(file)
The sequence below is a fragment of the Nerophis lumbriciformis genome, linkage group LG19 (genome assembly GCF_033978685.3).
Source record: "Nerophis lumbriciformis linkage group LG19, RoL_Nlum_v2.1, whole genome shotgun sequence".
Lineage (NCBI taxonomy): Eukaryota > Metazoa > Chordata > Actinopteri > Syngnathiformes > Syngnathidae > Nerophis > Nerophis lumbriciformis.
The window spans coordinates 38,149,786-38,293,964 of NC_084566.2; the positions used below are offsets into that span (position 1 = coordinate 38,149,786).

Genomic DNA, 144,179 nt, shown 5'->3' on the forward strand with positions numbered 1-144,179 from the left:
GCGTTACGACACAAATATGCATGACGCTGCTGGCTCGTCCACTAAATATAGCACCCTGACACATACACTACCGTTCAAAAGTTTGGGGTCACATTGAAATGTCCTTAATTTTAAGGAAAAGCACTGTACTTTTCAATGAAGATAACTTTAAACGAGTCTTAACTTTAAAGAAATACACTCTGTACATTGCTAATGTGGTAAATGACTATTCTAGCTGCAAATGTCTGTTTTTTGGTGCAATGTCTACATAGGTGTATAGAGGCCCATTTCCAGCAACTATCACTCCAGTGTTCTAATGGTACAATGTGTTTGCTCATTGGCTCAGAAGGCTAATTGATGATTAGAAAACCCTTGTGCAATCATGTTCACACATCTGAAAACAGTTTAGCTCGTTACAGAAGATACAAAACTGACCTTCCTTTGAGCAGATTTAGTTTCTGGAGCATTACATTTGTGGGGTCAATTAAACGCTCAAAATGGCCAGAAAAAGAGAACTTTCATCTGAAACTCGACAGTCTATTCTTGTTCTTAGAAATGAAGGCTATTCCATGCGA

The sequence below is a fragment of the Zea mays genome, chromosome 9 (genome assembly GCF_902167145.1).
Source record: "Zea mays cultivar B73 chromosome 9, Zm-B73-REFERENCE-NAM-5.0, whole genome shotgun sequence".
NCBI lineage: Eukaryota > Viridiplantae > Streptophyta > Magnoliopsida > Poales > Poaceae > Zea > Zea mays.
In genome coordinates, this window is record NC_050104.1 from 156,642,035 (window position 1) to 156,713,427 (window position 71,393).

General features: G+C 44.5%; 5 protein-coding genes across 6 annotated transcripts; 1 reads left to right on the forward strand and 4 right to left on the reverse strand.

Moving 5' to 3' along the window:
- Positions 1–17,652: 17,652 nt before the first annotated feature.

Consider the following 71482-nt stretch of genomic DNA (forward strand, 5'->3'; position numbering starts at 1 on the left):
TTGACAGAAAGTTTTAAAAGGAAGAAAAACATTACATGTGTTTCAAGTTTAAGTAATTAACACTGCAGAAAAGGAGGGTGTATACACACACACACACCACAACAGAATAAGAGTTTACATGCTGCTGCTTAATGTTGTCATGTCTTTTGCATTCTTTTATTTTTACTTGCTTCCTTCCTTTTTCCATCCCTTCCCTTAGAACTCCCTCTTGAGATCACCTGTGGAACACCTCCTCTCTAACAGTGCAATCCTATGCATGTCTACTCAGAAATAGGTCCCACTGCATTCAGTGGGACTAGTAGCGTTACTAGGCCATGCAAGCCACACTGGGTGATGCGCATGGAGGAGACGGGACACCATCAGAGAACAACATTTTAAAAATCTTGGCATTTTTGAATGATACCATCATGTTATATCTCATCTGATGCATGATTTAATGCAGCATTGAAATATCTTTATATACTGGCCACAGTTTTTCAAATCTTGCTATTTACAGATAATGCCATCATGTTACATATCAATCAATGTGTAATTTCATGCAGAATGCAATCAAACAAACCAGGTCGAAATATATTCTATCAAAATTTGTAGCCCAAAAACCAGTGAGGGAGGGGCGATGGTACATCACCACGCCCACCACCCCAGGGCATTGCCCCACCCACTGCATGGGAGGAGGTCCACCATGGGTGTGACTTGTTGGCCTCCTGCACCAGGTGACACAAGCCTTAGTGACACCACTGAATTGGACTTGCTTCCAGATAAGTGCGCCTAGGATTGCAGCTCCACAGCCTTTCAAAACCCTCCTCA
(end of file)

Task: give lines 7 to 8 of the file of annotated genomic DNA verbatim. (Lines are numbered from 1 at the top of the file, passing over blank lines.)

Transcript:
The sequence below is a fragment of the Zea mays genome, chromosome 9 (genome assembly GCF_902167145.1).
Source record: "Zea mays cultivar B73 chromosome 9, Zm-B73-REFERENCE-NAM-5.0, whole genome shotgun sequence".